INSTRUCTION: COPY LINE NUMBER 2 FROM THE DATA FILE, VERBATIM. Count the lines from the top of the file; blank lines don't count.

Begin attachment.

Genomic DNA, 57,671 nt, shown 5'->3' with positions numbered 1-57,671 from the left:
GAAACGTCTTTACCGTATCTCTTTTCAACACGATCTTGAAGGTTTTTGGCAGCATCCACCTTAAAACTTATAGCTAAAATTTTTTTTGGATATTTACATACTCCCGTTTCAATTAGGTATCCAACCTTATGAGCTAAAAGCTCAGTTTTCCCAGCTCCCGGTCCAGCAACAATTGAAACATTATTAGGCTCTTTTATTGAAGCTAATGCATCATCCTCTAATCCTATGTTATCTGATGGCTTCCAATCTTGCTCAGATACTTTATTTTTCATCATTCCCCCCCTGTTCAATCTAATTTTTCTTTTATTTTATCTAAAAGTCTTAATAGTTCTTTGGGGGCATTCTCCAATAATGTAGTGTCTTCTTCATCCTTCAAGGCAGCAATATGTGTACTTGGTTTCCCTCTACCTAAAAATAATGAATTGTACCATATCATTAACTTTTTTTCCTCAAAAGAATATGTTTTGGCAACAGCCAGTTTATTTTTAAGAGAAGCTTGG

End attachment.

GAAACGTCTTTACCGTATCTCTTTTCAACACGATCTTGAAGGTTTTTGGCAGCATCCACCTTAAAACTTATAGCTAAAATTTTTTTTGGATATTTACATACTCCCGTTTCAATTAGGTATCCAACCTTATGAGCTAAAAGCTCAGTTTTCCCAGCTCCCGGTCCAGCAACAATTGAAACATTATTAGGCTCTTTTATTGAAGCTAATGCATCATCCTCTAATCCTATGTTATCTGATGGCTTCCAATCTTGCTCAGATACTTTATTTTTCATCATTCCCCCCCTGTTCAATCTAATTTTTCTTTTATTTTATCTAAAAGTCTTAATAGTTCTTTGGGGGCATTCTCCAATAATGTAGTGTCTTCTTCATCCTTCAAGGCAGCAATATGTGTACTTGGTTTCCCTCTACCTAAAAATAATGAATTGTACCATATCATTAACTTTTTTTCCTCAAAAGAATATGTTTTGGCAACAGCCAGTTTATTTTTAAGAGAAGCTTGG